molecules such as glucose and
amino acid

Used in:
Active transport is the movement of particle Sodium-potassium pump for
against concentration gradient. It requires carrier impulse transmission
protein and energy. Absorption of glucose and
The concentration of sodium ions is higher amino acids in intestine
on the outside of the cell Selectively reabsorption in
The sodium ions approach and bind to the kidney
specific site of carrier protein Absorption of mineral ions in
ATP molecule is split into the ADP and the plant root hair cells
energy released causes the carrier protein to
change shape
This cause the sodium ions to pass through
the carrier protein

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Form 4 Biology Chapter 3 Movement of Substance Across the Plasma Membrane

Facilitated Diffusion VS Active Transport


Facilitated diffusion Active Transport
Molecules move down the concentration
gradient
Molecules move through carrier protein
only
Occurs until a dynamic equilibrium is
reached
Energy needed
Not affected by inhibitors
Dependent on cellular respiration

Osmosis
1. Osmosis is the movement of water
molecules from a region of low solute
concentration to a region of high solute
concentration (or from high water
potential to low water potential) through
a semi-permeable membrane.
2. When a substance such as sugar
dissolves in water, the sugar molecules
attract some of the water molecules and
stop them moving freely. This, in
effect, reduces the concentration of
water molecules.

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Form 4 Biology Chapter 3 Movement of Substance Across the Plasma Membrane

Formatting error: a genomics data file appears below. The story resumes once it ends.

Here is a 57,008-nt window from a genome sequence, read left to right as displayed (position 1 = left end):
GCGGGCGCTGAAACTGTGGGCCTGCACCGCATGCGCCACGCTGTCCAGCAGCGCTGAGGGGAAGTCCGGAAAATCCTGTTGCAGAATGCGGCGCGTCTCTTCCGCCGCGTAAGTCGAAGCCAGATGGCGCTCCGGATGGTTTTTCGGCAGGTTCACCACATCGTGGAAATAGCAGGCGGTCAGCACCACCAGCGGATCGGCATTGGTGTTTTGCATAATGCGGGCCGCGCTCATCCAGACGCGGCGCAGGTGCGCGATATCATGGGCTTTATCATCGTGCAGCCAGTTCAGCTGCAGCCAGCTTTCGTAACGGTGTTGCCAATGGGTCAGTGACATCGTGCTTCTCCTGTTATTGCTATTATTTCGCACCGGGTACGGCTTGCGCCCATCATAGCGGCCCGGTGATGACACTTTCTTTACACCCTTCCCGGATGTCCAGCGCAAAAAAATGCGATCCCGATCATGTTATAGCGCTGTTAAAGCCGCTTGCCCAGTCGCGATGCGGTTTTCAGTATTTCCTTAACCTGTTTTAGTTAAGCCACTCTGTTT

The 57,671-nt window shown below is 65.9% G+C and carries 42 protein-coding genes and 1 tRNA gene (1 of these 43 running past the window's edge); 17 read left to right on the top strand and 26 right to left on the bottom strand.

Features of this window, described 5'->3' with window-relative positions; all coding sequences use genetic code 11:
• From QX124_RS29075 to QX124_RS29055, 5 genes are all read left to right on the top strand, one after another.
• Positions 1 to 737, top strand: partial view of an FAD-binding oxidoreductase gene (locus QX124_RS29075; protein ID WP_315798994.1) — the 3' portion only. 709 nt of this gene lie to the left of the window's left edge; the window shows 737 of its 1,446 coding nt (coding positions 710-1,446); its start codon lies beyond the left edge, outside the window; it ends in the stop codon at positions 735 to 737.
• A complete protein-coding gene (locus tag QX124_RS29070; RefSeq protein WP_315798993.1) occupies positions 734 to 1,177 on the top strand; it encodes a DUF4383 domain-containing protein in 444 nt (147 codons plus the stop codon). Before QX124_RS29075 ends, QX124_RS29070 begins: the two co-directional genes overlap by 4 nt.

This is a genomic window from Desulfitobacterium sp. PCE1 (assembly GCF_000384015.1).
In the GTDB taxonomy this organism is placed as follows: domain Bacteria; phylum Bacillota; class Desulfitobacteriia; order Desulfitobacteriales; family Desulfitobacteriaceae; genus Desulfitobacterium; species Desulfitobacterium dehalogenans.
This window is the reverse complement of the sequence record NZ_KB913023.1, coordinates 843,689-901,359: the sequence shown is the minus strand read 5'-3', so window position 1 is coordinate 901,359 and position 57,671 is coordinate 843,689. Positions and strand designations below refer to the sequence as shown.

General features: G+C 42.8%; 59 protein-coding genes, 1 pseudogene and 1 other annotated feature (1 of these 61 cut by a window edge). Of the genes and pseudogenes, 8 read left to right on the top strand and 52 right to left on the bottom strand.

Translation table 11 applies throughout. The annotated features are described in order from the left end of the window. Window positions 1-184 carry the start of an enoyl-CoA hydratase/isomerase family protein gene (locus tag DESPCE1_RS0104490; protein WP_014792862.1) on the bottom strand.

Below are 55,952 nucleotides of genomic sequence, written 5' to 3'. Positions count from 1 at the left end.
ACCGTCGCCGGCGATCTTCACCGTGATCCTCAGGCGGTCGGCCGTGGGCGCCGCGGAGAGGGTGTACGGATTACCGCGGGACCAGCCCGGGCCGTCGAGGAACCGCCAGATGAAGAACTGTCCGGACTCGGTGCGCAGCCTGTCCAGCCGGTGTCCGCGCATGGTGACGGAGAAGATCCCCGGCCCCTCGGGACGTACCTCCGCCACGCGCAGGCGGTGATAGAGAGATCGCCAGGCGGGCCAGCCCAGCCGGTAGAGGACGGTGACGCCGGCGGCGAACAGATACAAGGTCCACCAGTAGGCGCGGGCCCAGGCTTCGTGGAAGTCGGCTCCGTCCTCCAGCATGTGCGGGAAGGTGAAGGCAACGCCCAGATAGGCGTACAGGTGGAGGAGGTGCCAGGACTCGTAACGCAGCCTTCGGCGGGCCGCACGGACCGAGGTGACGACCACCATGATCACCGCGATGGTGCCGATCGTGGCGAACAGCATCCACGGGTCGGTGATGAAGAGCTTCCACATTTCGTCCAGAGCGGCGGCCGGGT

3. In Figure 3.14 the sugar molecules on the right have captured half the water
molecules. There are more free water molecules on the left of the membrane
than on the right, so water will diffuse more rapidly from left to right across
the membrane than from right to left.

Investigation of Osmosis

Suggest and explain the water level of


capillary tube after 15 minutes.

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Form 4 Biology Chapter 3 Movement of Substance Across the Plasma Membrane

Hypotonic, Hypertonic and Isotonic Solutions


1. Isotonic is when two solutions are in the same solute concentrations.
2. Hypertonic is when solution A has a higher solute concentration than solution B.
3. Hypotonic is when solution A has a lower solute concentration than solution B.

The Effects of Hypotonic, Hypertonic and Isotonic Solutions on Plant Cells and
Animal Cells
Isotonic - [Solute] (external solution) = [Solute] (cell sap/cell)
- [H2O] (external solution) = [H2O] (cell sap/cell)
- Water diffuse into and out of the cell at equal rates
- Net movement of water is zero.
- No change in size.